Today’s lesson was a highly-requested one: How to play Happy Birthday on piano. This seemingly easy song is not as widely known as you think by the pianists out there. This tutorial is here for you!
Get the free printable of this tutorial here: https://brendaearle30.activehosted.com/f/37
“Gary will play while we sing Happy Birthday!” GULP
I’ll never forget the party I attended, where several high-level classical pianists were unable to sit down and bash out Happy Birthday. They could play Rachminanoff, but were unable to play this simple song!
I’m sure you’ve been in a similar situation. Someone says “Hey! Gary plays piano – he’ll play Happy Birthday while we sing!” And you slink away, totally embaressed. Those days are over – let’s learn this sucker!
Happy Birthday Piano Basics
The first thing to understand is that Happy Birthday is in 3/4 time. That means there are three beats in each bar.
Most groups singing Happy Birthday sound like mooing cows – have you ever noticed this? Unless all of your besties are in the New York City opera, then you’ll probably want to pitch the song on the lower side so you don’t strain any voices! The key of C is the perfect key for people to sing in and is nice and easy to play!
Happy Birthday Lyrics and Chords
This is a simple starting point if you just want to learn the basic shape of the song. Notice that the chords are written where they are played in the lyrics.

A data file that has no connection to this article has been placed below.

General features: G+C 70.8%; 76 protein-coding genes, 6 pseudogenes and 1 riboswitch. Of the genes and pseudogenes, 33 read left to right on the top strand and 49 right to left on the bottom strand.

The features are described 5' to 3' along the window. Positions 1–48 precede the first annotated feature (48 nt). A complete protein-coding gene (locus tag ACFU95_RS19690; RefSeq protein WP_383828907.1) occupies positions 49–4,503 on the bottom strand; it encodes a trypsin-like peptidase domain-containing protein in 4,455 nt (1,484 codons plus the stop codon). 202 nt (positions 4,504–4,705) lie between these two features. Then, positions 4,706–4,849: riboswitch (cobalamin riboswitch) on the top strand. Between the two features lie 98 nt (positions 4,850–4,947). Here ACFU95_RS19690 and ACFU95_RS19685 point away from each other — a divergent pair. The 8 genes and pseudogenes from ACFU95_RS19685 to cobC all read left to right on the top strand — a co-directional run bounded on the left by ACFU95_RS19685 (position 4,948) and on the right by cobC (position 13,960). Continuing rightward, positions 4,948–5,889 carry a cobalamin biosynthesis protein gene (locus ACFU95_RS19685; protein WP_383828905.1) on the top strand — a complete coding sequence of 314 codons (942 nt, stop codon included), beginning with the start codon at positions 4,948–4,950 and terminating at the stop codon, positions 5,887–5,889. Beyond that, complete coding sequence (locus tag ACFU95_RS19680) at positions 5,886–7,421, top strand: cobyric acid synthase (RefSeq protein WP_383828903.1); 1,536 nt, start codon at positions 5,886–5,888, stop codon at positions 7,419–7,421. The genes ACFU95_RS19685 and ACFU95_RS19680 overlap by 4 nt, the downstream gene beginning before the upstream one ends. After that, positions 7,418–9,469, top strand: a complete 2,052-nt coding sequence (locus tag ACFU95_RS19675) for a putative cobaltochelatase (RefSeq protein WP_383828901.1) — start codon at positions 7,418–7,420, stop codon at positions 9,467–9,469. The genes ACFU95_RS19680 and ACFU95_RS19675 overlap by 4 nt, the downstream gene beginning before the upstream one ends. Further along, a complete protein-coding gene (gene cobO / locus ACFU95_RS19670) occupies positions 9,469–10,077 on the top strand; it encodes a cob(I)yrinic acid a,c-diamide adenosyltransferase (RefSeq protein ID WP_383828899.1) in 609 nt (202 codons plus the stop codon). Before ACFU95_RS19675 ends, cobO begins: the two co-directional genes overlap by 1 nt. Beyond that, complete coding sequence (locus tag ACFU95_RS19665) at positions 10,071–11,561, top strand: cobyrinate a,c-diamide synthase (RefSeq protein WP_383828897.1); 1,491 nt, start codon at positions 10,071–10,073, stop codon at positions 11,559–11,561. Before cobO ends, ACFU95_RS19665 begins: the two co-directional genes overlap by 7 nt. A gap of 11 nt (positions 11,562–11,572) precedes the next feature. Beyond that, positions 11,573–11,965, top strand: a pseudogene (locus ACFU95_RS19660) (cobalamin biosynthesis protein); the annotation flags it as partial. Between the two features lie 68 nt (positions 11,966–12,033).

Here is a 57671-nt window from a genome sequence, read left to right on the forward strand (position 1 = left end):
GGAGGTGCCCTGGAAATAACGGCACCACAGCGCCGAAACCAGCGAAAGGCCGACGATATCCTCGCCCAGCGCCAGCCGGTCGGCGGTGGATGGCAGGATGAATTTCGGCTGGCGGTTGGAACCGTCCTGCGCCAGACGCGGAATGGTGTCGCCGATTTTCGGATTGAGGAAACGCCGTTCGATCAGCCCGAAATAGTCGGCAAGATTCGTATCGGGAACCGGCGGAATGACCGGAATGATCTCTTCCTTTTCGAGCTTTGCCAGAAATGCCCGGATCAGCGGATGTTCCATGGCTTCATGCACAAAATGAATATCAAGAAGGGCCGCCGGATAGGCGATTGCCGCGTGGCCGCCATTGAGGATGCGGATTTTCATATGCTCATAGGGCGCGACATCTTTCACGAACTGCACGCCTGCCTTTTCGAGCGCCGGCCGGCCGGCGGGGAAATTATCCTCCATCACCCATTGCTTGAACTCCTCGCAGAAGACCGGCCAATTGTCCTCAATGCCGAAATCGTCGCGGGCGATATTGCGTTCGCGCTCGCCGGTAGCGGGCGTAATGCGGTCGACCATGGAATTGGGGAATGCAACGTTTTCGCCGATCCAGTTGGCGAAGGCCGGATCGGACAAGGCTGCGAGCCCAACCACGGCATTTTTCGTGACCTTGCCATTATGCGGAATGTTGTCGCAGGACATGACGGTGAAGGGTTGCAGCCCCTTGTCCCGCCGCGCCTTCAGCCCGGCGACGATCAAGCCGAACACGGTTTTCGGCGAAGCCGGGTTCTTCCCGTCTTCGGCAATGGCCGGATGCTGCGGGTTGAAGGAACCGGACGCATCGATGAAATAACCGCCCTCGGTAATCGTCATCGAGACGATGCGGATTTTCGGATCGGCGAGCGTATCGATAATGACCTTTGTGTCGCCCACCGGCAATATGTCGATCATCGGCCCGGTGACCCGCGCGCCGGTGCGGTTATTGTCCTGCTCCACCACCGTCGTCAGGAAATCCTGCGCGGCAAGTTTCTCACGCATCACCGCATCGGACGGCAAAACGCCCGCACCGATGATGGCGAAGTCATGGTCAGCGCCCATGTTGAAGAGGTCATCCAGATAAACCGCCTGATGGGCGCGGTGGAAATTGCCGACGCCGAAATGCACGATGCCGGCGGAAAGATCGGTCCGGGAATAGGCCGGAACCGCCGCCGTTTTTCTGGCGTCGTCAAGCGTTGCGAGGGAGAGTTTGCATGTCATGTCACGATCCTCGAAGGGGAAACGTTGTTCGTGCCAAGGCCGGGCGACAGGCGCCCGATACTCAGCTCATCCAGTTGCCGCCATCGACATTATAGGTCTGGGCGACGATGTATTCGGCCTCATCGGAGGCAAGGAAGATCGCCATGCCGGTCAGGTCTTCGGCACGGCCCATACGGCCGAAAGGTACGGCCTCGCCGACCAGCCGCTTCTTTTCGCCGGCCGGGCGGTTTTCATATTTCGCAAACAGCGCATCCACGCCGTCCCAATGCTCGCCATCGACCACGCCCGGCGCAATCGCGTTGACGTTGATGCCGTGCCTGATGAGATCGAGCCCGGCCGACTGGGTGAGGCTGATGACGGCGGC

Happy Birthday Piano Music
In this fully notated piano music, you’ll see that I used smooth voice leading to move from chord to chord. Your left hand will play the root (bass note) of each chord, while your right hand plays the chords.
Happy Birthday with the Introduction
In this version of Happy Birthday, I give you a short and snappy introduction. This will help to get everyone singing in the same key and indicate when it’s time to start singing. Feel free to ham it up a bit!
Happy Birthday with the Introduction – Pulsing Chord Accompaniment
In this final version of Happy Birthday, we will play a more march-like rhythm in the right hand. This will add to the drama and help to better lead the rhythm with your wild-and-crazy friends. Notice I have also included the introduction to get everyone in the right key and singing at the same time!
Every pianist from beginner to professional should have a few songs in their hip pocket to break out at parties. You never know when you’ll be asked to sit down and lead a singalong!
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